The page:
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|Title:||Residence times of woody biomass in tropical forests|
|Authors:||Galbraith, David R.|
Malhi, Yadvinder Singh
Castanho, Andrea Dde Almeida
Doughty, Christopher E.
Fisher, Rosie A.
Lewis, Simon L.
Peh, Kelvin S.H.
Phillips, Oliver L.
Quesada, Carlos Alberto
|metadata.dc.publisher.journal:||Plant Ecology and Diversity|
|metadata.dc.relation.ispartof:||Volume 6, Número 1, Pags. 139-157|
|Abstract:||Background: The woody biomass residence time (τw) of an ecosystem is an important variable for accurately simulating its biomass stocks. Methods and results: We reviewed published data from 177 forest plots across the tropics and found a six-fold variation (23-129 years) in τw across our dataset, with a median τw of ca. 50 years. This value is similar to the median default value across 21 vegetation models for tropical forests, although the range of values used in models is large (20 to 200 years).Conclusions: The notion of a constant τw across all tropical forests may be of limited utility, given the large observed variation in τw. We found that while there was little relationship between climate variables and τw, there was evidence that edaphic factors exerted a strong influence on τw. In both the Neotropics and the Paleotropics, τw was highest in heavily weathered soils, suggesting that low soil fertility and/or non-limiting soil physical conditions exert a critical influence on τw. There is considerable uncertainty in how τw will be affected by global environmental change, especially by increased atmospheric CO2. Even small changes in τw could significantly reduce the future tropical forest carbon sink predicted by many vegetation models. © 2013 Copyright 2013 Botanical Society of Scotland and Taylor & Francis.|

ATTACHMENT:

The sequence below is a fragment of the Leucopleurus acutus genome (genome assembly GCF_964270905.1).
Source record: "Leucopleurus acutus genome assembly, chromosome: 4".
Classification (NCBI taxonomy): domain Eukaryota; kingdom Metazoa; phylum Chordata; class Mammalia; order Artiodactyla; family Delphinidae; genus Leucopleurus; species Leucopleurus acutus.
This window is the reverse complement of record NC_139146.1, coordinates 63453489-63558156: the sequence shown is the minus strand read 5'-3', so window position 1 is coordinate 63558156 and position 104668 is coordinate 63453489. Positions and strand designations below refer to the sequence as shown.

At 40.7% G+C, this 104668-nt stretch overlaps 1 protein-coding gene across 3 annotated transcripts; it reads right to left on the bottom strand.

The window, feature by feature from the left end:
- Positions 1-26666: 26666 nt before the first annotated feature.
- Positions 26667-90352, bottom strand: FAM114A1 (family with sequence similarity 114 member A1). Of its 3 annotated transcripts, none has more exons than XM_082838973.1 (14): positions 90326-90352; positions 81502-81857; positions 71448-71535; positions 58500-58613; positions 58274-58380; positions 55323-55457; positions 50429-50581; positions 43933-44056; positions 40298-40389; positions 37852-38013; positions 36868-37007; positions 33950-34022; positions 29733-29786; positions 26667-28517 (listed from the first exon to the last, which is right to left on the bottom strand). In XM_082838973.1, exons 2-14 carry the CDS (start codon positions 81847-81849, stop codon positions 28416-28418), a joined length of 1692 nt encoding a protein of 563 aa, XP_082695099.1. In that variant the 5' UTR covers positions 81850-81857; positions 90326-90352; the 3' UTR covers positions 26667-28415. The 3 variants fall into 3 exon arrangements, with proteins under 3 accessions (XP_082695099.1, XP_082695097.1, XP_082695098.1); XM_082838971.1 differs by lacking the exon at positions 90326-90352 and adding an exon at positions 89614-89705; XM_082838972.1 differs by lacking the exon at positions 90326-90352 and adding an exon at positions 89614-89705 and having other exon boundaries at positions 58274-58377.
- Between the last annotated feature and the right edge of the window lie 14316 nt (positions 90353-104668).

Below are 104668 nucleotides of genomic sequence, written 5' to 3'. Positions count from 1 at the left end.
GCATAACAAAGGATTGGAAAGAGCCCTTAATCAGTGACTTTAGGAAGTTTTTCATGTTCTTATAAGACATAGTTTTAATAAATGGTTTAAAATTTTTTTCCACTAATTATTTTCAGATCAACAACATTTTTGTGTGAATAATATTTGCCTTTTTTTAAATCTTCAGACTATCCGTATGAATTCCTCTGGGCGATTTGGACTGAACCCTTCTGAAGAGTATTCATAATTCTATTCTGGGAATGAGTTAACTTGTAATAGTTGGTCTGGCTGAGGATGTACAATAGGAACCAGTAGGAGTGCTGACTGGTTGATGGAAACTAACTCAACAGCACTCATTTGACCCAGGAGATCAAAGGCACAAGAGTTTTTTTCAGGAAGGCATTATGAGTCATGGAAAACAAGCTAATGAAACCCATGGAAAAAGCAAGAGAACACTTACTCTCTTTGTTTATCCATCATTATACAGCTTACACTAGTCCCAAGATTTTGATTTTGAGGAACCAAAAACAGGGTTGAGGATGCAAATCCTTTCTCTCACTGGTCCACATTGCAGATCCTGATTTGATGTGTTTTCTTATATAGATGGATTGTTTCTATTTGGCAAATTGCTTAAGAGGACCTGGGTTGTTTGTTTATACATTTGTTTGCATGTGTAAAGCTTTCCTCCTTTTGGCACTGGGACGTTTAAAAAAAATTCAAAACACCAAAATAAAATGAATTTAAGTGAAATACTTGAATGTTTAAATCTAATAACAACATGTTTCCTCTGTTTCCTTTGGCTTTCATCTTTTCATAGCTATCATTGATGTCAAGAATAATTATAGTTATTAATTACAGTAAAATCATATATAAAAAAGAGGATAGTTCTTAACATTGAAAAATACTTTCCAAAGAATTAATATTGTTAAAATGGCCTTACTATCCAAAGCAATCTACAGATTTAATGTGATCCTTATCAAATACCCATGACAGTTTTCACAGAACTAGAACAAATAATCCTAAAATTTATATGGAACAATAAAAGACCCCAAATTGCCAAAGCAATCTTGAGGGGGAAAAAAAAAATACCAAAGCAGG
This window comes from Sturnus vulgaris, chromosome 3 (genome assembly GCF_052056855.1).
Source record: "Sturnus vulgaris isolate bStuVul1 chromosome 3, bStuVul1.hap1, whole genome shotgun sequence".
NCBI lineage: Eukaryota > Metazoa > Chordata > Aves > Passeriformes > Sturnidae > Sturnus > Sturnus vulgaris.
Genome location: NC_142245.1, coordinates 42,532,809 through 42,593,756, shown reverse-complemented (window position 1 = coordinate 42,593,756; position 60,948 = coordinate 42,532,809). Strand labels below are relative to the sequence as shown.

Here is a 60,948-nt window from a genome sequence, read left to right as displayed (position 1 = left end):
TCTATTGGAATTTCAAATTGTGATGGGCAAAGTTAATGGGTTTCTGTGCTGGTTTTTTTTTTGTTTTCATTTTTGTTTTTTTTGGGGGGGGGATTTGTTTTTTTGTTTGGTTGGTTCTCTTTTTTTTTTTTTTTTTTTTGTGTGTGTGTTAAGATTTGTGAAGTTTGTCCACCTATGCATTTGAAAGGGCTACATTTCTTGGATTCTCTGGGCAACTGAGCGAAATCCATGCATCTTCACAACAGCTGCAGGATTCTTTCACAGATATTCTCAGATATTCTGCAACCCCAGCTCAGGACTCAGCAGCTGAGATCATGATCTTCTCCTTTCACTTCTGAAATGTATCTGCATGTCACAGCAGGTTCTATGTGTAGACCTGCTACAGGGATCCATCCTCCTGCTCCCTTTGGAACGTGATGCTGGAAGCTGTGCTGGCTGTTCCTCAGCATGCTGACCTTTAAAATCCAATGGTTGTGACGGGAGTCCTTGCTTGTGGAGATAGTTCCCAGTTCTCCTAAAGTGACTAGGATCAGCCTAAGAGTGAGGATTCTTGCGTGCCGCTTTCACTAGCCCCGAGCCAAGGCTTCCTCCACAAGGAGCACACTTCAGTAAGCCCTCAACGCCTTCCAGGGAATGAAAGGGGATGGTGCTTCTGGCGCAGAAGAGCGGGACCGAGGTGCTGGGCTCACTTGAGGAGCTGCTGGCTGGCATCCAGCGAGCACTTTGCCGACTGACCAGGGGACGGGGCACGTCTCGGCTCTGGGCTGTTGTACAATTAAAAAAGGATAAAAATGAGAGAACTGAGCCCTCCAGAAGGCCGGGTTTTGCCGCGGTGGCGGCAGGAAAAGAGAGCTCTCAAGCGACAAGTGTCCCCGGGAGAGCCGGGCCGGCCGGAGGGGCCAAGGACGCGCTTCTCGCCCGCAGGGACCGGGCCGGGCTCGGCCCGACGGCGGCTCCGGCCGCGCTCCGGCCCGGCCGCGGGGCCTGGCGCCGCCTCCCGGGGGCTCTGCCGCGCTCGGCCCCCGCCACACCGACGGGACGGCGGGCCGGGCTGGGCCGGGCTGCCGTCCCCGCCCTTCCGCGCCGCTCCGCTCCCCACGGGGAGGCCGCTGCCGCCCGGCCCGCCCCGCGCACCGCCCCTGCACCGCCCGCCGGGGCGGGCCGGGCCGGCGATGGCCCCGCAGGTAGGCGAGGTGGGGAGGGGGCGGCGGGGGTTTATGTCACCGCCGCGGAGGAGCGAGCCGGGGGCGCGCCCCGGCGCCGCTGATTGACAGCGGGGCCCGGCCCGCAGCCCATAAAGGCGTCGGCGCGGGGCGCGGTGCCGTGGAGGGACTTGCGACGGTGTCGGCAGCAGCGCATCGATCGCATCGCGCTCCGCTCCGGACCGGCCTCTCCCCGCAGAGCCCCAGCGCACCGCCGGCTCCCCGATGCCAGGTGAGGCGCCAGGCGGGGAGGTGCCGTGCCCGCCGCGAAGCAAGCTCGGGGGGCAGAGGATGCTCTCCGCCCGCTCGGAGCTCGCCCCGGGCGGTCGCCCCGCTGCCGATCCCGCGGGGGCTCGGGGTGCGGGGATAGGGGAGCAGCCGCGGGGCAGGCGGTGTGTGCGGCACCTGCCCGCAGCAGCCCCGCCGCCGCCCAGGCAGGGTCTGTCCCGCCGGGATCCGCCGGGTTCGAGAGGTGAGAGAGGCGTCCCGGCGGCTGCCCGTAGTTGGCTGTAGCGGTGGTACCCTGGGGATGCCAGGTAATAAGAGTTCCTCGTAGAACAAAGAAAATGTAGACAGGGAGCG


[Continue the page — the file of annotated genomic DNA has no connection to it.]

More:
|Appears in Collections:||Artigos|
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